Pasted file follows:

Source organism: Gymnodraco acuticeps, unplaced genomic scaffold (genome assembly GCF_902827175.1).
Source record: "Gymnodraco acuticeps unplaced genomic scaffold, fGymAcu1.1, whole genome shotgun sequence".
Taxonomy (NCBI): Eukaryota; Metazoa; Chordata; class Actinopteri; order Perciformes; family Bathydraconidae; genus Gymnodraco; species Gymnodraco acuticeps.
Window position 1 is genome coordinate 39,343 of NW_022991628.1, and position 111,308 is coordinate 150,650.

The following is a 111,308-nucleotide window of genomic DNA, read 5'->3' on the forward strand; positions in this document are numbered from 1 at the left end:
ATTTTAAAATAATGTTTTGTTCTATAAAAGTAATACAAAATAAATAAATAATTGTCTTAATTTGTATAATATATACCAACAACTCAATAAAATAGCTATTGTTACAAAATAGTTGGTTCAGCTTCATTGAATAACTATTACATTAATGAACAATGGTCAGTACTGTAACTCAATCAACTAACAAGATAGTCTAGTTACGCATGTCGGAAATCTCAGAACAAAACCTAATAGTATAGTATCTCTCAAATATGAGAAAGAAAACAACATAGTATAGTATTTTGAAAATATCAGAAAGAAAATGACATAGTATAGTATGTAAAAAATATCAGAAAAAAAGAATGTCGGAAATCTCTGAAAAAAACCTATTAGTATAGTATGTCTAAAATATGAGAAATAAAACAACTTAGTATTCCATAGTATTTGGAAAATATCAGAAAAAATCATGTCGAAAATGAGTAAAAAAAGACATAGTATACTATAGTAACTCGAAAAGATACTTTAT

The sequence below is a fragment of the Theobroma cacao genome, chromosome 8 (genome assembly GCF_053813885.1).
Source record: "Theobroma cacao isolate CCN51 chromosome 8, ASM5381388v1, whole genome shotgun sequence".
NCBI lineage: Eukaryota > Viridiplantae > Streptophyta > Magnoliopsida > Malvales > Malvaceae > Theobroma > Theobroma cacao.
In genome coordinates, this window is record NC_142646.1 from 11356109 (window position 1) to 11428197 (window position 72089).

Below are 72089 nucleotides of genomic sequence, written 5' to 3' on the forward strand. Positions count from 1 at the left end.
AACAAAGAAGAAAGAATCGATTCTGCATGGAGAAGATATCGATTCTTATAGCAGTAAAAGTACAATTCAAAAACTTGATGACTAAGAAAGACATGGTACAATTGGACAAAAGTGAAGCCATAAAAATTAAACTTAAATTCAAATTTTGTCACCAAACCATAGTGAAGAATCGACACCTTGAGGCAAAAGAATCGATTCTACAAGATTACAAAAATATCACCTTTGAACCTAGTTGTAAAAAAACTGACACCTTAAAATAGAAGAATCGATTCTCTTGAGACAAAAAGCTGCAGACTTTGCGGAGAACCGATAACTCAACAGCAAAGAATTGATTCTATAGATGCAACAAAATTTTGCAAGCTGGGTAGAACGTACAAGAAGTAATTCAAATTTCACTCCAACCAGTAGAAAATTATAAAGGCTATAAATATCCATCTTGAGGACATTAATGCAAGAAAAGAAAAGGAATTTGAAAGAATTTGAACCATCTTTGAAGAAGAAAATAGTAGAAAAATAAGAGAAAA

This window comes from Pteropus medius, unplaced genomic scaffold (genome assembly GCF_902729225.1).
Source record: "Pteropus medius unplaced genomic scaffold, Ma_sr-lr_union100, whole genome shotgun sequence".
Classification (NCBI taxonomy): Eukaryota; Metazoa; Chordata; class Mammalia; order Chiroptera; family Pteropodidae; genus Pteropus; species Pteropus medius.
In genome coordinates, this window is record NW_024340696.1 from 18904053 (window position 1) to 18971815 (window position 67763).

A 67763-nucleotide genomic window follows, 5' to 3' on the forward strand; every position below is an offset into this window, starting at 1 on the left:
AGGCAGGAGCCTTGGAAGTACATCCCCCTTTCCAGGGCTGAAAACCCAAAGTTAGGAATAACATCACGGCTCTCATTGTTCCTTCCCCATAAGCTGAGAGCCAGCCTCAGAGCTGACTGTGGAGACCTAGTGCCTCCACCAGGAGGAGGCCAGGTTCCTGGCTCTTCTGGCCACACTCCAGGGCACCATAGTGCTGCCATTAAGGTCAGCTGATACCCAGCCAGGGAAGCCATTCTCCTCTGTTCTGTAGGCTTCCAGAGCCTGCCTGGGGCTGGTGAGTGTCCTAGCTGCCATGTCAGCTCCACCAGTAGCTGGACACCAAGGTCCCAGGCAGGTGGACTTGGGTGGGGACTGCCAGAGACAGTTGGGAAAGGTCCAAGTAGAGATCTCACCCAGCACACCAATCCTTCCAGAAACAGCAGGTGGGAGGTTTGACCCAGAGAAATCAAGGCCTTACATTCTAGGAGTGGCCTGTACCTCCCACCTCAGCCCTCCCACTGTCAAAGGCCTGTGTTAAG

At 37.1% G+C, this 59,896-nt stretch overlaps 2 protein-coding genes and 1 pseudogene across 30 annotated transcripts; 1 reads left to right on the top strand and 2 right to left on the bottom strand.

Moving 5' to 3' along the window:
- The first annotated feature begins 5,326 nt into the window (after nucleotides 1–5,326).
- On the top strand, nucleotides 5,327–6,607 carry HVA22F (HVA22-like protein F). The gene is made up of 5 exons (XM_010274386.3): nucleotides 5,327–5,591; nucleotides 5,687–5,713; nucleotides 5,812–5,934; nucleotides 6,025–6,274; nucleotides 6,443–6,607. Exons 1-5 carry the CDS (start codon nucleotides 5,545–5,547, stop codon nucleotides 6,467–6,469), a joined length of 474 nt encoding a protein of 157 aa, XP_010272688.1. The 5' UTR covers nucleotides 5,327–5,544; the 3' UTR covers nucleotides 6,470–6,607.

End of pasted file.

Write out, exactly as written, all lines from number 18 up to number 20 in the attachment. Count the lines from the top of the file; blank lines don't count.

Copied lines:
AGGCAGGAGCCTTGGAAGTACATCCCCCTTTCCAGGGCTGAAAACCCAAAGTTAGGAATAACATCACGGCTCTCATTGTTCCTTCCCCATAAGCTGAGAGCCAGCCTCAGAGCTGACTGTGGAGACCTAGTGCCTCCACCAGGAGGAGGCCAGGTTCCTGGCTCTTCTGGCCACACTCCAGGGCACCATAGTGCTGCCATTAAGGTCAGCTGATACCCAGCCAGGGAAGCCATTCTCCTCTGTTCTGTAGGCTTCCAGAGCCTGCCTGGGGCTGGTGAGTGTCCTAGCTGCCATGTCAGCTCCACCAGTAGCTGGACACCAAGGTCCCAGGCAGGTGGACTTGGGTGGGGACTGCCAGAGACAGTTGGGAAAGGTCCAAGTAGAGATCTCACCCAGCACACCAATCCTTCCAGAAACAGCAGGTGGGAGGTTTGACCCAGAGAAATCAAGGCCTTACATTCTAGGAGTGGCCTGTACCTCCCACCTCAGCCCTCCCACTGTCAAAGGCCTGTGTTAAG

At 37.1% G+C, this 59,896-nt stretch overlaps 2 protein-coding genes and 1 pseudogene across 30 annotated transcripts; 1 reads left to right on the top strand and 2 right to left on the bottom strand.

Moving 5' to 3' along the window: